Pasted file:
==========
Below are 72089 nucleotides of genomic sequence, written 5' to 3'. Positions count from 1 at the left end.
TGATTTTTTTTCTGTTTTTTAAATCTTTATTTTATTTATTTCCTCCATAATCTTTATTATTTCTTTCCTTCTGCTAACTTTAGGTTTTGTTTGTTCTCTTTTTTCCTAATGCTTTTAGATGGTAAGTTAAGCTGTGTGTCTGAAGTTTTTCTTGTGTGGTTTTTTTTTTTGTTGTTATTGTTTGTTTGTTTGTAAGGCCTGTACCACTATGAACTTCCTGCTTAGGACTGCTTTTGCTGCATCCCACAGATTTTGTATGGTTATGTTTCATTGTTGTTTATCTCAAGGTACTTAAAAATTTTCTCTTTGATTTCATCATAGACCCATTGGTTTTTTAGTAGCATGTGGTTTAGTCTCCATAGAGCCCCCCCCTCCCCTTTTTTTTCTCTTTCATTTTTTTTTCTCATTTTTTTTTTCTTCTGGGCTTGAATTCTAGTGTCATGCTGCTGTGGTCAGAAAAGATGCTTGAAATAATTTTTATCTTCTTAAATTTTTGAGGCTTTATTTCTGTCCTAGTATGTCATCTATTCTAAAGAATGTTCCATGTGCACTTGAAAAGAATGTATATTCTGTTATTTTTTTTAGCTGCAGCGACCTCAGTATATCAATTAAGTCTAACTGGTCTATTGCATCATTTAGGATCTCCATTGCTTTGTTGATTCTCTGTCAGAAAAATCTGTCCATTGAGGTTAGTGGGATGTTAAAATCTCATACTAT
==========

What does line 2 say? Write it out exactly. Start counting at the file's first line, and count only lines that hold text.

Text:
TGATTTTTTTTCTGTTTTTTAAATCTTTATTTTATTTATTTCCTCCATAATCTTTATTATTTCTTTCCTTCTGCTAACTTTAGGTTTTGTTTGTTCTCTTTTTTCCTAATGCTTTTAGATGGTAAGTTAAGCTGTGTGTCTGAAGTTTTTCTTGTGTGGTTTTTTTTTTTGTTGTTATTGTTTGTTTGTTTGTAAGGCCTGTACCACTATGAACTTCCTGCTTAGGACTGCTTTTGCTGCATCCCACAGATTTTGTATGGTTATGTTTCATTGTTGTTTATCTCAAGGTACTTAAAAATTTTCTCTTTGATTTCATCATAGACCCATTGGTTTTTTAGTAGCATGTGGTTTAGTCTCCATAGAGCCCCCCCCTCCCCTTTTTTTTCTCTTTCATTTTTTTTTCTCATTTTTTTTTTCTTCTGGGCTTGAATTCTAGTGTCATGCTGCTGTGGTCAGAAAAGATGCTTGAAATAATTTTTATCTTCTTAAATTTTTGAGGCTTTATTTCTGTCCTAGTATGTCATCTATTCTAAAGAATGTTCCATGTGCACTTGAAAAGAATGTATATTCTGTTATTTTTTTTAGCTGCAGCGACCTCAGTATATCAATTAAGTCTAACTGGTCTATTGCATCATTTAGGATCTCCATTGCTTTGTTGATTCTCTGTCAGAAAAATCTGTCCATTGAGGTTAGTGGGATGTTAAAATCTCATACTAT